Earlier this year, the Czech-based Česká zbrojovka Group (CZG) acquired Colt Manufacturing, the world-famous American gun maker that had helped popularize the revolver, in a deal worth around $220 million and 1.1 million in shares of the Czech firm’s stock. At the time of the deal Lubomír Kovařík, president of CZG said “this merger is a strategic step for both companies.”
It would allow CZG to expand its global customer base, and also increase its production capacity in the United States and Canada. That could allow CZG to compete for U.S. military contracts, which often have a “Buy American” requirement. Colt, which was founded more than 175 years ago, had been a key supplier to the U.S. military until 2013, when it lost the contract to supply the M4 carbine after reliability problems became a serious concern. Colt still remains and exclusive supplier to the Canadian military.
Colt Come Back
The deal could also result in a serious comeback for Colt, and put the combined CZG and Colt in the same league as Smith & Wesson, the leader in the American firearms industry. CZG is aiming to double its revenue to $1 billion or more and that will require taking on the likes of Smith & Wesson Brands, as well as Sturm, Ruger & Company and other popular American firearms makers.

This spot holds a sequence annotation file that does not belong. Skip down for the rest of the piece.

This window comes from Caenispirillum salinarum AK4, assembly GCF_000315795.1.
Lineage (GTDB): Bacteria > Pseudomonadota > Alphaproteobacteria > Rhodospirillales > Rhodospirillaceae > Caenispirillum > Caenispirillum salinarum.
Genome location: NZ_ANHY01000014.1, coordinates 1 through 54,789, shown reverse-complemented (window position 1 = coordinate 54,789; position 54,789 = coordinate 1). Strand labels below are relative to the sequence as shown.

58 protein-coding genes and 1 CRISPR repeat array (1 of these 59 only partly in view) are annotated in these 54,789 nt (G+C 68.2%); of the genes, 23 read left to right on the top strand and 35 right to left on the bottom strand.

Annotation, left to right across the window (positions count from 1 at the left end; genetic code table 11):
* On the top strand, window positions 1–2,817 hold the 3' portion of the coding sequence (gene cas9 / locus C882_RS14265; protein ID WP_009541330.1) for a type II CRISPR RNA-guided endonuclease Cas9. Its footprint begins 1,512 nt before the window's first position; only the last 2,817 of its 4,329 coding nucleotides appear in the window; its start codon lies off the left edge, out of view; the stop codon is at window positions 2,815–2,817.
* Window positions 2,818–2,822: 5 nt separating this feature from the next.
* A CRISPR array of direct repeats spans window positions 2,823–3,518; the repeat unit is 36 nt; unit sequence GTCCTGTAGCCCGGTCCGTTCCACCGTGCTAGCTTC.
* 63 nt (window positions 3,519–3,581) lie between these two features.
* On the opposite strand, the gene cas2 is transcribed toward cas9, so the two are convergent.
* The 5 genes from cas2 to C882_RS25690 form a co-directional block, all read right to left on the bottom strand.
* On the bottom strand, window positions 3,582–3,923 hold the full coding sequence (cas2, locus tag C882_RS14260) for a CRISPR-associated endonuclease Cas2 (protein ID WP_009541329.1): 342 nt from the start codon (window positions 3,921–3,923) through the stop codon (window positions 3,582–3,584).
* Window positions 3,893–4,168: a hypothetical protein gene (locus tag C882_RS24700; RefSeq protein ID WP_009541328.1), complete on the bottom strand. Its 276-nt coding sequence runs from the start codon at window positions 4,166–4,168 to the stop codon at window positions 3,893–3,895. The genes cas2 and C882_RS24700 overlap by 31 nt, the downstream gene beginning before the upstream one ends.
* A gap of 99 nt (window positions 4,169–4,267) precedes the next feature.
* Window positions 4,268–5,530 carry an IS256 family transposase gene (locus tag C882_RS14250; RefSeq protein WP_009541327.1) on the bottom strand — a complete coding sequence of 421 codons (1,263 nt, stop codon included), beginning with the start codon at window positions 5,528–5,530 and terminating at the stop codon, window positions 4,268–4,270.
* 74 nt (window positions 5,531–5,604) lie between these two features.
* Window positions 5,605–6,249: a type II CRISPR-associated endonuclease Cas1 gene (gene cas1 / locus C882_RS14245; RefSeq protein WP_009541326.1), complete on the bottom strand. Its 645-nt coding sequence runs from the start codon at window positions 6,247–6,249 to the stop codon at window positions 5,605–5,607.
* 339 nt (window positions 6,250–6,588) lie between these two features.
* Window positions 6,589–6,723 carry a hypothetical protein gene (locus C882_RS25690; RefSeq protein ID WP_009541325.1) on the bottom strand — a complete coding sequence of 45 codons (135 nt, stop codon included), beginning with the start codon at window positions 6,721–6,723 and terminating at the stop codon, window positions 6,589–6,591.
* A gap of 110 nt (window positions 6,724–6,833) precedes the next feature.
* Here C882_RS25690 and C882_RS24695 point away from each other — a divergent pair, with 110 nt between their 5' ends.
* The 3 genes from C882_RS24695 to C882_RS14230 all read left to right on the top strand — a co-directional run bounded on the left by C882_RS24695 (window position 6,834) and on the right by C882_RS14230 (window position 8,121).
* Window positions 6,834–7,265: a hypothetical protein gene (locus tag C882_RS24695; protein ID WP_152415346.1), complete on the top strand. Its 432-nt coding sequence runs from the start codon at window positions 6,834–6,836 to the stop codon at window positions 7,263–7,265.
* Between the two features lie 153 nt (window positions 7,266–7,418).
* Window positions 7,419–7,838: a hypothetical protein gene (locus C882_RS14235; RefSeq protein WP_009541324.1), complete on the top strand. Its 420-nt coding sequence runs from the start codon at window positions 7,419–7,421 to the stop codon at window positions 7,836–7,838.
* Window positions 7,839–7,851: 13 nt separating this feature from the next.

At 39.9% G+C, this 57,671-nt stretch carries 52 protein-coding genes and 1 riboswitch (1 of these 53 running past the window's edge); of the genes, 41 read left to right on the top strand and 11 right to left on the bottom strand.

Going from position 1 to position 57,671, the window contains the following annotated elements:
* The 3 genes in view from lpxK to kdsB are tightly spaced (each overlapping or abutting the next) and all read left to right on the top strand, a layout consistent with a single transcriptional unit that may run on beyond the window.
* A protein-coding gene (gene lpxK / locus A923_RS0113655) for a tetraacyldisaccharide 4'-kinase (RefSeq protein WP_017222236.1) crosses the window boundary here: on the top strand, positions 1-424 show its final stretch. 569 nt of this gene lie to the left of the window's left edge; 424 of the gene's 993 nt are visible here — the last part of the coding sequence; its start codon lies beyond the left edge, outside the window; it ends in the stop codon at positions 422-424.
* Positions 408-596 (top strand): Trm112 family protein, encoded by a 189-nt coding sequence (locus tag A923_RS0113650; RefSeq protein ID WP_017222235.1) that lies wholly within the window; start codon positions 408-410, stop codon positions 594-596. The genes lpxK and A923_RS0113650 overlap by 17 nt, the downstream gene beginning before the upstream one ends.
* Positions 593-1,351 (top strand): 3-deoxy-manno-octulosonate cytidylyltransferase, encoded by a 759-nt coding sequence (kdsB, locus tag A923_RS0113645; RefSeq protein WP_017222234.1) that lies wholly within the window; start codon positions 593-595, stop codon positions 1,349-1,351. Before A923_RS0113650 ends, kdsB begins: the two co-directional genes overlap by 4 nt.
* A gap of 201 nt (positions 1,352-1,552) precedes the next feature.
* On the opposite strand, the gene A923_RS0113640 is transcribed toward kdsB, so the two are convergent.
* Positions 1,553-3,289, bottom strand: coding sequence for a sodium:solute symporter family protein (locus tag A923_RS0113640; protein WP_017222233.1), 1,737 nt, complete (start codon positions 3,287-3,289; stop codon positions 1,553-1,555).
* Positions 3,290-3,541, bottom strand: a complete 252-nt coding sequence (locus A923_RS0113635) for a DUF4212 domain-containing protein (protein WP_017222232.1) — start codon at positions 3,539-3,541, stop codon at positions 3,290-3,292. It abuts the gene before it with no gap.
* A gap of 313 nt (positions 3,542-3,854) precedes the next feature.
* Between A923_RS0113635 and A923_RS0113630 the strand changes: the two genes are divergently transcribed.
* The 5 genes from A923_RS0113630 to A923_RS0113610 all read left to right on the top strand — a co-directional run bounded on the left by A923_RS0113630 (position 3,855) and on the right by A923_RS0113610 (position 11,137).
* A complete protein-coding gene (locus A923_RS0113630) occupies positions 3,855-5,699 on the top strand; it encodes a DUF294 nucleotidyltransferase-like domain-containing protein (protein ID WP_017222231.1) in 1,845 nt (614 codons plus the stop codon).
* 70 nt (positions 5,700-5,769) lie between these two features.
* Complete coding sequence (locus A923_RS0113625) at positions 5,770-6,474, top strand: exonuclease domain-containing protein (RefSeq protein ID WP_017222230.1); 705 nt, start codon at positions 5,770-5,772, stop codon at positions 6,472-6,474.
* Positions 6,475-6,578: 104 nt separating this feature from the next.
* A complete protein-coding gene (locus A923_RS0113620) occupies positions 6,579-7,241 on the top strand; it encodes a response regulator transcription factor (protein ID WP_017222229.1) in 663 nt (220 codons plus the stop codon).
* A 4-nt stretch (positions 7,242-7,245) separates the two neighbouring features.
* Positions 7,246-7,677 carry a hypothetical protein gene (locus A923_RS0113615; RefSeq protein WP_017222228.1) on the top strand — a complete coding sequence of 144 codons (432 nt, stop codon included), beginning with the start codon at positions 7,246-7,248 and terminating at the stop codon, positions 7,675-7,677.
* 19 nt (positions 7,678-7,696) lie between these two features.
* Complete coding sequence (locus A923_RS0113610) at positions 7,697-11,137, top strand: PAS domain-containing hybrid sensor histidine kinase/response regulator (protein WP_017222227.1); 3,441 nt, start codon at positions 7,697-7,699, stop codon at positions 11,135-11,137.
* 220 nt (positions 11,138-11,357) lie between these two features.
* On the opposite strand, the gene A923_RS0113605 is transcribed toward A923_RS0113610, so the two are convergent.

While it has sold Czech-made firearms in the U.S. for years, CZGs products have consisted of hunting rifles, semi-automatic pistols, and modern sporting rifles such as its civilian semi-automatic version of the CZ Bren 2. With the Colt brand, the Czech-based company now has a more significant foothold in the U.S., and that could include military contracts.
Under U.S. law, only companies manufacturing firearms in the U.S. can complete for such contracts, and by owning Colt, CZG can now enter its firearms in the U.S. military procurement competitions.
“Colt is an important step in realising our vision of getting to 1 billion (euros) in revenue by the end of 2025,” CZG’s Chairman Jan Drahota told Reuters in an interview at the company’s Prague headquarters. “We … will be thinking how to make sure the brand is even bigger than it is now and introduce it to wider (markets). It is a privilege, but it is also pressure on us.”
Prior to the acquisition of Colt, about 66 percent of CZG’s sales still came from the U.S., and that included contracts with law enforcement as well as consumer sales in the civilian market. To increase its sales, CZG plans to introduce and produce non-Colt products in the U.S. and to upgrade the primary Colt facility in West Hartford, Connecticut.
Currently, CZG has some 2,000 employees in Canada, the Czech Republic, Germany and the United States.
Peter Suciu is a Michigan-based writer who has contributed to more than four dozen magazines, newspapers and websites. He regularly writes about military small arms, and is the author of several books on military headgear including A Gallery of Military Headdress, which is available on Amazon.com.